Stockholm/Jülich, 9 October 2007 - The Nobel Prize in Physics goes to the German solid state physicist Prof. Dr. Peter Grünberg from the Helmholtz Research Centre in Jülich. Grünberg shares the award with his colleague Albert Fert (Paris-Sud University) for the discovery of Giant Magnetoresistance. In 1988, both scientists discovered this physical effect independently of each other.
„Peter Grünberg is an excellent basic researcher and has contributed substantially to the understanding of complex magnetic materials. At the same time, he quickly understood what a great benefit his discovery could be to the economy and ensured that it was speedily transformed into a market-dominating innovation," says Prof. Dr. Jürgen Mlynek, President of the Helmholtz Association. The Giant Magnetoresistance is a quantum effect, which appears in layered structures of magnetic materials. The effect is used today in nearly every hard disk read-out head, as it allows the storage of extremely densely-packed information. The storage capacity of hard disks has therefore increased way beyond the gigabyte barrier since the mid 1990s. In addition, Grünberg's discovery laid the groundwork for the new research field of spintronics, which exploits the quantum spin states of electrons for usage in micro as well as nanoelectronics. "The fact that Grünberg has now received the Nobel Prize does not only please me personally, but also shows that the Helmholtz Association provides an excellent working environment for extraordinary researchers," says Mlynek.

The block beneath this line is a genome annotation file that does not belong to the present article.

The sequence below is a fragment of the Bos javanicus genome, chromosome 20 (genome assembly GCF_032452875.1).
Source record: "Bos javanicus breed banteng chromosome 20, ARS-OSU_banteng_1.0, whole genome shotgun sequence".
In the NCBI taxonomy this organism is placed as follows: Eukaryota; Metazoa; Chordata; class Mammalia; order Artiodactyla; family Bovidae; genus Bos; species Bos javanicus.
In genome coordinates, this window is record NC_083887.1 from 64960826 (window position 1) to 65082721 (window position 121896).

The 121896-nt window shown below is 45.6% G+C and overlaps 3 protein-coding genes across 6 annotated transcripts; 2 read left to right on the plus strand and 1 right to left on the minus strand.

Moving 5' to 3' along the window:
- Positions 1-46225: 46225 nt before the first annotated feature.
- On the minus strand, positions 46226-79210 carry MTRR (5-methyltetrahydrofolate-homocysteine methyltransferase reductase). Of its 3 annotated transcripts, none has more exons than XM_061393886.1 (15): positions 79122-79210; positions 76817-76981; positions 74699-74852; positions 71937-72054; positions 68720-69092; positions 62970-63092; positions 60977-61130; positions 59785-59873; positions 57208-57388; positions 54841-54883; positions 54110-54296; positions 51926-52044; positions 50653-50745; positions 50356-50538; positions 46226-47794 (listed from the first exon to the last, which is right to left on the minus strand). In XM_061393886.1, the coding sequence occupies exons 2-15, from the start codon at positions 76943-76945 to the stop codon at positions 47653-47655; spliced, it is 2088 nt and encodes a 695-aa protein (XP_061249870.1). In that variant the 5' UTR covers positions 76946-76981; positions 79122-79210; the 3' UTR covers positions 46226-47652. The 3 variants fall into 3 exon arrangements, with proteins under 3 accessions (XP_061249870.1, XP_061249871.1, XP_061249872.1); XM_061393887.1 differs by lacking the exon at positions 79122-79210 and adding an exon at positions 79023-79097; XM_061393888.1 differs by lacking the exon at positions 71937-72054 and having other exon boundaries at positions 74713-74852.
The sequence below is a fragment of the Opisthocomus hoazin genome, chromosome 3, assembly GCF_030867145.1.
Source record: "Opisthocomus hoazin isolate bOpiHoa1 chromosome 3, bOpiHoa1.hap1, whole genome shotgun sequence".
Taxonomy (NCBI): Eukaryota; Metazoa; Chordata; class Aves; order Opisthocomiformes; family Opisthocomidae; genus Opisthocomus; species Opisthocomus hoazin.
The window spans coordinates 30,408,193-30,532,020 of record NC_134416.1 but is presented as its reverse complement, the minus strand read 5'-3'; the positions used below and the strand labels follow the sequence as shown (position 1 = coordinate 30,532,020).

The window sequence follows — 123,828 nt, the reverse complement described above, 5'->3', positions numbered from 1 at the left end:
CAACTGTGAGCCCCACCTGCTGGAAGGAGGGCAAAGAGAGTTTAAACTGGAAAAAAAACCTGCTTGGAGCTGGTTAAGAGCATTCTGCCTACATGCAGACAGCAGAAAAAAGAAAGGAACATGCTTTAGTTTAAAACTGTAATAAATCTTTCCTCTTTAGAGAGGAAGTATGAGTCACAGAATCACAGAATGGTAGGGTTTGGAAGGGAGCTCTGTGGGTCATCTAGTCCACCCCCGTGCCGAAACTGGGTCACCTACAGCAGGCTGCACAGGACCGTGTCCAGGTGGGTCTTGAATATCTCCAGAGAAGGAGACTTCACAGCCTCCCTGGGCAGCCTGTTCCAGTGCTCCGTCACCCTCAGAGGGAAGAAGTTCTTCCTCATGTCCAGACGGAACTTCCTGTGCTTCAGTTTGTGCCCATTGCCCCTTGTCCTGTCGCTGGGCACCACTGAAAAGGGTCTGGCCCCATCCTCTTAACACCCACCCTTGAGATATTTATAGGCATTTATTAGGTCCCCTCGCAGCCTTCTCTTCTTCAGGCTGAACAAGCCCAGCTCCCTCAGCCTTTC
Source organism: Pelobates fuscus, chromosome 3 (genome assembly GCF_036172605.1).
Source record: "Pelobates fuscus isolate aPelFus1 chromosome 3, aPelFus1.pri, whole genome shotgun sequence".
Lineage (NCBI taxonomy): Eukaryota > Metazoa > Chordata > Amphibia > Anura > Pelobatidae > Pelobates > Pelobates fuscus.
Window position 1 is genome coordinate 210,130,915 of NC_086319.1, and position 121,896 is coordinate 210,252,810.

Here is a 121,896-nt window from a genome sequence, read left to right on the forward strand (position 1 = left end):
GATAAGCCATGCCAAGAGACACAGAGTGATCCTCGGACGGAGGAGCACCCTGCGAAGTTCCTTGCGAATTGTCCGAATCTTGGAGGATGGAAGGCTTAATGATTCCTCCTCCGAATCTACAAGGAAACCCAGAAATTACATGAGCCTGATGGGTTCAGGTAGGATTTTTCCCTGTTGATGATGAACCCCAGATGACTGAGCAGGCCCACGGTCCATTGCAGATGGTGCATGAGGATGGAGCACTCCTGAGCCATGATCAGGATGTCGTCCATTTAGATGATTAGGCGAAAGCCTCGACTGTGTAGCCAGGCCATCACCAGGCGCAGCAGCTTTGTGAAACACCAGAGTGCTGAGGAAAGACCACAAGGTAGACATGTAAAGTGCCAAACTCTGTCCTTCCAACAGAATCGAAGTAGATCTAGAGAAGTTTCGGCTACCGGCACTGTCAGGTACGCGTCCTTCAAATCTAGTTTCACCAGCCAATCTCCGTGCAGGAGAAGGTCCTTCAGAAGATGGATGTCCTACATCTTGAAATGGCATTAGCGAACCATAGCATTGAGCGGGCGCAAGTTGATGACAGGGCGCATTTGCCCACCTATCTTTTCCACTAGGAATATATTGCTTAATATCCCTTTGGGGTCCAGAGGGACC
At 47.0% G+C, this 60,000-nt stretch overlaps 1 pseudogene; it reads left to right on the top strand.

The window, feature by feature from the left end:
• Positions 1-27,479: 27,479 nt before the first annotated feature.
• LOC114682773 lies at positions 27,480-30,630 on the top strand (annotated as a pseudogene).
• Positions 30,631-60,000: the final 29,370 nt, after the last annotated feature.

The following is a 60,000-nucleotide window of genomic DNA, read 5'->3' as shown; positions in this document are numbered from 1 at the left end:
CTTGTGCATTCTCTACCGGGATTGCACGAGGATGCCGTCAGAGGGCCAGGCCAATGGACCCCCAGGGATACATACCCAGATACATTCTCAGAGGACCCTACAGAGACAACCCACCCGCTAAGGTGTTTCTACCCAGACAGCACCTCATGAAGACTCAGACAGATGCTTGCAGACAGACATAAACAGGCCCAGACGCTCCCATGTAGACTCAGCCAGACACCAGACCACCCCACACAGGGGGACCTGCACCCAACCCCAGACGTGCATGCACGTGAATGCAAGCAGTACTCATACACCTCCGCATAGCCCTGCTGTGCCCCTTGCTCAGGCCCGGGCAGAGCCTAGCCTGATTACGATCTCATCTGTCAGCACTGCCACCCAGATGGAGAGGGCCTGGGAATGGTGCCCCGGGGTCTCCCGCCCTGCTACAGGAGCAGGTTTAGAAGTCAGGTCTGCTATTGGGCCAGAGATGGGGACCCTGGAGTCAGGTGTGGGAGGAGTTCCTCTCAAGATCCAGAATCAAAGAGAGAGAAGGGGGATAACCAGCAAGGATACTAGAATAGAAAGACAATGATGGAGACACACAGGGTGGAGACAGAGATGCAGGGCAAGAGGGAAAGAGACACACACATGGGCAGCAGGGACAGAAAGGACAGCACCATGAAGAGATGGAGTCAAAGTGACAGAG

Peter Grünberg was born 1939 in Pilsen (now Czech Republic). Following his studies and doctorate in Darmstadt and a three-year research stay in Canada, the scientist has been working at the Forschungszentrum Jülich since 1972. He has already received several internationally renowned prizes for his work: in 1998 he was awarded the "Zukunftspreis" (Future Prize) from the President of the Federal Republic of Germany and in 2006 he was honoured as "European Inventor of the Year". In 2007 Grünberg received the Stern Gerlach Medal, the Israeli Wolf Foundation Prize and also the Japan Prize in the category "Innovation through Basic Research", worth 300,000 euros.
The Helmholtz Association contributes to solving major challenges facing society, science and the economy with top scientific achievements in six research areas: Energy, Earth and Environment, Health, Key Technologies, Structure of Matter, Transport and Space. With 25,700 employees in 15 research centres and an annual budget of approximately 2.3 billion euro, the Helmholtz Association is Germany's largest scientific organisation. Its work follows in the tradition of the great natural scientist Hermann von Helmholtz (1821-1894). www.helmholtz.de